SCOTTSDALE, Ariz. — Urban the Alchemist is one game from blending football’s most volatile dual dilemma into championship gold.
Few coaches have ever managed a two-quarterback offense as expertly as Florida’s Urban Meyer has this season with senior Chris Leak and freshman Tim Tebow. Even fewer can turn that delicate balance into a national title, which Florida (12-1) has a chance to do tomorrow against No. 1 Ohio State (12-0) in the BCS Championship game.
Conventional wisdom has always held rotating quarterbacks, at any level, as a formula for failure. Mix in Florida’s rabid fan base and a pair of diametric personalities, and Meyer might as easily have spent the season juggling nitroglycerin on the sidelines.
But Meyer said there hasn’t been a quarterback controversy in Gainesville this season, no animosity between senior slinger Leak and run-first freshman sensation Tebow.
“I think with the high-profile position of quarterback at the University of Florida, if you have [someone] other than a Chris Leak and a Tim Tebow — two high-character, unselfish people — I’m not sure we could have done what we’ve done,” Meyer said. “We had situations at running back where Tim had to play. He earned that right to play. Without two unselfish people, that would have been a problem.”
Perhaps the only thing the two players have in common is an outrageous background of high school acclaim.
Leak arrived at Florida in 2003 as arguably the most hyped freshman in the program’s history. A four-year starter at Independence High School in Charlotte, N.C., Leak led his team to three consecutive state championships (2000 to 2002), 46 straight victories and set a national high school record for career touchdown passes (185). He was viewed as the savior for a national power that a season earlier had lost its defining persona, coach Steve Spurrier, to the Washington Redskins.
Leak struggled when hurled into the merciless SEC fray as a freshman, setting the tone for a career defined by unreasonable expectations and extremely solid, if not exceptional, quarterback play. Florida fired coach Ron Zook during 2004 — with the Gators 20-13 in Zook’s two-plus seasons — and later hired Meyer and his spread option offense from Utah.
Leak, already tainted in the eyes of Gators faithful because of his connection to Zook, was suddenly asked to learn a new system. But the 6-foot, 207-pound junior pocket passer was uncomfortable in Meyer’s mobile-minded spread offense. Leak was predictably dinged early last season as the Gators finished 9-3 in Meyer’s debut.
A home-schooled farm boy and preacher’s son from Jacksonville, Fla., Tebow had attained golden boy status well before he set foot in the Swamp. The 6-foot-3, 229-pound Tebow could run like a tailback and was tougher than a tractor. And unlike Leak, described as introverted or passionless, Tebow was a born leader — a player who brought his father’s pulpit brimstone onto the sideline and into the huddle.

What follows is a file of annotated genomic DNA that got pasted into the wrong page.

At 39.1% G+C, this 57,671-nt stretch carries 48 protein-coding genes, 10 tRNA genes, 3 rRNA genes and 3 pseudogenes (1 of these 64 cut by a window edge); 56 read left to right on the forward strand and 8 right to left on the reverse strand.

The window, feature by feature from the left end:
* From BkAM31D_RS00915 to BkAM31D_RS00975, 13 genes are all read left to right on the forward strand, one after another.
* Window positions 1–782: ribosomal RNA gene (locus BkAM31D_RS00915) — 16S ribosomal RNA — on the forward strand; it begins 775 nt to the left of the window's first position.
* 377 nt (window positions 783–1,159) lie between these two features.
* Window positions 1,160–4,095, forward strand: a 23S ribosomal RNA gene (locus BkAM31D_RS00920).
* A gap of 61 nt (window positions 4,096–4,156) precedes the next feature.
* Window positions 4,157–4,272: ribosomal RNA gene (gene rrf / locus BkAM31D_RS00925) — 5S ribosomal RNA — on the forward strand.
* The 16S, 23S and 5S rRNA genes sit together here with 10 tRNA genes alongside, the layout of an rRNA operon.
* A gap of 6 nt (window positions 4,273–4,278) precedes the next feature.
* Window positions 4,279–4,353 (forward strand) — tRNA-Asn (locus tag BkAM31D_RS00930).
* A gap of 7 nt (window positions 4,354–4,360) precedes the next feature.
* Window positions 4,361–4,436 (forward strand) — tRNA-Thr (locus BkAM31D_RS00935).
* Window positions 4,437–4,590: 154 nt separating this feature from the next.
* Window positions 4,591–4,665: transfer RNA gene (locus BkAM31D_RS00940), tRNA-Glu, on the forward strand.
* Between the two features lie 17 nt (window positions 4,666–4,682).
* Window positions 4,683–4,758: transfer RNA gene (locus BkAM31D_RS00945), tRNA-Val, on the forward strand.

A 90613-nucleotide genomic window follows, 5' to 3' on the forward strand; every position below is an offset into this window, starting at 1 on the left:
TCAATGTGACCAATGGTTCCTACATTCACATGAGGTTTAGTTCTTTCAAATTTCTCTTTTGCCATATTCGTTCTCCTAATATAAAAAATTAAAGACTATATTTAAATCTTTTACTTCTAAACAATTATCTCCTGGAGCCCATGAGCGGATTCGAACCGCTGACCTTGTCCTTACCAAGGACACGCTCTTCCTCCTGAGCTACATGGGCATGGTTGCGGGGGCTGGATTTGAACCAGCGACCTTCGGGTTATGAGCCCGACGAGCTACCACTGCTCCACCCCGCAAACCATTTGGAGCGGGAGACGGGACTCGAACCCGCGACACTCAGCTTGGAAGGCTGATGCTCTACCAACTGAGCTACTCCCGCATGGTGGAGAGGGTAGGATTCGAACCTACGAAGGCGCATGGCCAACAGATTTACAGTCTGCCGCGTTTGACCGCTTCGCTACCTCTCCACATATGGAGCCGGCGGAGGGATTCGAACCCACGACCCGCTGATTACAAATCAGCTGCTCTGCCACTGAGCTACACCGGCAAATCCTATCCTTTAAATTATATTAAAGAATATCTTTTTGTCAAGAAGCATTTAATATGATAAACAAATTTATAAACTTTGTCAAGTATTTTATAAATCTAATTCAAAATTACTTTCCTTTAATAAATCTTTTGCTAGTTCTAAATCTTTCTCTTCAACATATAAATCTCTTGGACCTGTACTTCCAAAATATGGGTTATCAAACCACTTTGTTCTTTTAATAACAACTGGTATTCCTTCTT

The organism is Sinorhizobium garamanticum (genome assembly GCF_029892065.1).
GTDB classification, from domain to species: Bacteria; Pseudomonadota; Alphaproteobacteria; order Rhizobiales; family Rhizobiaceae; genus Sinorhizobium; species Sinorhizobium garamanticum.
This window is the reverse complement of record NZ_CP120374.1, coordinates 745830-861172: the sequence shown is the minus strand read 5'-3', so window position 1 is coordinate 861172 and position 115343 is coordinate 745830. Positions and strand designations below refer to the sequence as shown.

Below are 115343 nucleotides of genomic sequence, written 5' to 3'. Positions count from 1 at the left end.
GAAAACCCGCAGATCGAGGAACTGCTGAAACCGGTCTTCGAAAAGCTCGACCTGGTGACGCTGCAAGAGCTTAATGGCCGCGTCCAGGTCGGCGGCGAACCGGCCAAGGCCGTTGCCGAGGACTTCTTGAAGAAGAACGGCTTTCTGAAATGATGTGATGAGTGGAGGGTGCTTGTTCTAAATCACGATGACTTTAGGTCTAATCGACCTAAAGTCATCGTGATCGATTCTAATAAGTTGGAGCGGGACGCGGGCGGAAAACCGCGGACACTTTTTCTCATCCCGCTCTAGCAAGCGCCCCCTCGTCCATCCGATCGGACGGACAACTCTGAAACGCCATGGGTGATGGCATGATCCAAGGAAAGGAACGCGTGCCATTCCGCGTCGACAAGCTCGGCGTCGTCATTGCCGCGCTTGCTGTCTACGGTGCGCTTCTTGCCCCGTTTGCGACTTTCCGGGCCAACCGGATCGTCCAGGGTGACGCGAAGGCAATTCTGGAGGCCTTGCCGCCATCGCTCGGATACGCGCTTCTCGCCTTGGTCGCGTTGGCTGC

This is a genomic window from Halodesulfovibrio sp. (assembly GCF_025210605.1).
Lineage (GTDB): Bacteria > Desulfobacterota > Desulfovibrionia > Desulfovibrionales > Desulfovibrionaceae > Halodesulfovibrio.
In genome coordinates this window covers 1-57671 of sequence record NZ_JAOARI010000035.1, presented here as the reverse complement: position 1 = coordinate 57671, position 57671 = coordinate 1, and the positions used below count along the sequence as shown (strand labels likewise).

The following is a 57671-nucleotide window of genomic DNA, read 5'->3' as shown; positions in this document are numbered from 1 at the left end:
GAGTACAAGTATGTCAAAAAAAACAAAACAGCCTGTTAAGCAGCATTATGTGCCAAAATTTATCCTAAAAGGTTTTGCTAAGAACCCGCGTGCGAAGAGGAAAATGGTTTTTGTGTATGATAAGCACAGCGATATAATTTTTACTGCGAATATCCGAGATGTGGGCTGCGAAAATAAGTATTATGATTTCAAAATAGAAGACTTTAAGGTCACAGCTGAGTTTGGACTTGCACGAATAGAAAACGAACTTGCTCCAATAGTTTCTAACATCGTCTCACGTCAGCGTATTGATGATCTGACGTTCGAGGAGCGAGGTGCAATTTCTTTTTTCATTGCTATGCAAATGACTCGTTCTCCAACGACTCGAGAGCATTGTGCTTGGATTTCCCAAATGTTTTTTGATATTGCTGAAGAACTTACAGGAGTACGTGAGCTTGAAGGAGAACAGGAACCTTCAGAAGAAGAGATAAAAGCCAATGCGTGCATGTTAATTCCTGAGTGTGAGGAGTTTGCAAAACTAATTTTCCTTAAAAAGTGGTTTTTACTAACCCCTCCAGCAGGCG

Without a consistent tailback at his disposal, Meyer immediately added a “Tebow Package” to the Florida playbook. Tebow became the team’s short-yardage and spot quarterback, stealing snaps from Leak, a Heisman candidate. Tebow served notice he was more than just a gimmick against LSU, passing for two touchdowns and running for another in a 23-10 victory.
In home games following that performance, Florida fans chanted “Te-Bow … Te-Bow,” and students wore hand-altered shirts, scratching out the “Leak” in “Leak for Heisman” and replacing it with “Tebow.”
“I hear ‘Tebow for Heisman,’ but he doesn’t play but eight snaps a game,” Florida senior center Steve Rissler said before the Gators’ 17-16 victory over South Carolina on Nov. 11. “Chris has had a great career.”
Leak has thrown for more yards (11,000) than any Florida quarterback in history — more than Heisman Trophy winners Spurrier or Danny Wuerffel. He has thrown for nearly twice as many yards as his counterpart tomorrow — Heisman winner Troy Smith (5,685).
But Florida fans have made their choice. And to some extent, so has Meyer, who spoke volumes to those who could read between the lines when asked Friday what commodity he values most in a quarterback.
“The great quarterbacks have one thing in common,” Meyer said. “They can get you out of a bad play, and that involves running. [Former Utah quarterback] Alex Smith was very dangerous when you blitzed him, because he is so smart. He moved and created plays, and Tim is the same way. Chris has become much better at that and increased his value as a quarterback.”
But Leak doesn’t have Tebow’s ceiling, not in the eyes of Meyer or Gators fans. And don’t think he doesn’t feel that.
“He’s never complained a bit about it, because he’s a team guy,” Florida receiver Andre Caldwell said. “I have the utmost respect for Chris, because that part of [this season] can’t have been easy. … Quarterbacks are judged by titles — that’s their legacy. He got an SEC title, and hopefully, we can help him get a national title [tomorrow] night. It would be great if he could be remembered as a national champion at Florida.”
As always, Leak will start tomorrow, and Meyer will mix in snaps and series for Tebow, who led all Gators with seven rushing touchdowns and finished the season second in the nation among quarterbacks in yards a carry (5.4) behind West Virginia’s Pat White.
Will Leak press and make a costly miscue trying to secure his legacy with the future staring over his shoulder? Will Tebow make a freshman mistake at a crucial moment? Will Meyer once again find just the right balance in this delicate dynamic behind center?
The answers are now just a day away.